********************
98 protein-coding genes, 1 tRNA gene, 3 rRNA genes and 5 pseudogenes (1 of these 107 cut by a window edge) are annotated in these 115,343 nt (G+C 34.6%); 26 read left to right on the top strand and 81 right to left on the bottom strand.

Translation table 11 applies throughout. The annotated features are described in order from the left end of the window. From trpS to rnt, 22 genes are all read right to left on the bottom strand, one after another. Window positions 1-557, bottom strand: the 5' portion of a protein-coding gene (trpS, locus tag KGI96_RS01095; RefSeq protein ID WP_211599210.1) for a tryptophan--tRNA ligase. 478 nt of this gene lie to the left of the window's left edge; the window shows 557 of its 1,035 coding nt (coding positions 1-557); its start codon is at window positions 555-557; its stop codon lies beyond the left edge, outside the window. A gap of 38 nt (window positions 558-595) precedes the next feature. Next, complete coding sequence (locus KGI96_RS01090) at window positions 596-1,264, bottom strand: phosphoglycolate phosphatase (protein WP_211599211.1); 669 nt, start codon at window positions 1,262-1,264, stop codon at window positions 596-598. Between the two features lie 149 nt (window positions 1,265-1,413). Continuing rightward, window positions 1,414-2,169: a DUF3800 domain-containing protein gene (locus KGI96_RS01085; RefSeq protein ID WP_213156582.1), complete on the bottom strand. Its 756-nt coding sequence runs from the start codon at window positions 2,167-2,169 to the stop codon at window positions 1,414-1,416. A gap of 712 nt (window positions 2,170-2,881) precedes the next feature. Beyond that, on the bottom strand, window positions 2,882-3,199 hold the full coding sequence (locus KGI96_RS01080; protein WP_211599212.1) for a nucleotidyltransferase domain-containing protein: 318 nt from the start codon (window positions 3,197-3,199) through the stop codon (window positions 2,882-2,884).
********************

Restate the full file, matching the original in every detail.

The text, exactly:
98 protein-coding genes, 1 tRNA gene, 3 rRNA genes and 5 pseudogenes (1 of these 107 cut by a window edge) are annotated in these 115,343 nt (G+C 34.6%); 26 read left to right on the top strand and 81 right to left on the bottom strand.

Translation table 11 applies throughout. The annotated features are described in order from the left end of the window. From trpS to rnt, 22 genes are all read right to left on the bottom strand, one after another. Window positions 1-557, bottom strand: the 5' portion of a protein-coding gene (trpS, locus tag KGI96_RS01095; RefSeq protein ID WP_211599210.1) for a tryptophan--tRNA ligase. 478 nt of this gene lie to the left of the window's left edge; the window shows 557 of its 1,035 coding nt (coding positions 1-557); its start codon is at window positions 555-557; its stop codon lies beyond the left edge, outside the window. A gap of 38 nt (window positions 558-595) precedes the next feature. Next, complete coding sequence (locus KGI96_RS01090) at window positions 596-1,264, bottom strand: phosphoglycolate phosphatase (protein WP_211599211.1); 669 nt, start codon at window positions 1,262-1,264, stop codon at window positions 596-598. Between the two features lie 149 nt (window positions 1,265-1,413). Continuing rightward, window positions 1,414-2,169: a DUF3800 domain-containing protein gene (locus KGI96_RS01085; RefSeq protein ID WP_213156582.1), complete on the bottom strand. Its 756-nt coding sequence runs from the start codon at window positions 2,167-2,169 to the stop codon at window positions 1,414-1,416. A gap of 712 nt (window positions 2,170-2,881) precedes the next feature. Beyond that, on the bottom strand, window positions 2,882-3,199 hold the full coding sequence (locus KGI96_RS01080; protein WP_211599212.1) for a nucleotidyltransferase domain-containing protein: 318 nt from the start codon (window positions 3,197-3,199) through the stop codon (window positions 2,882-2,884).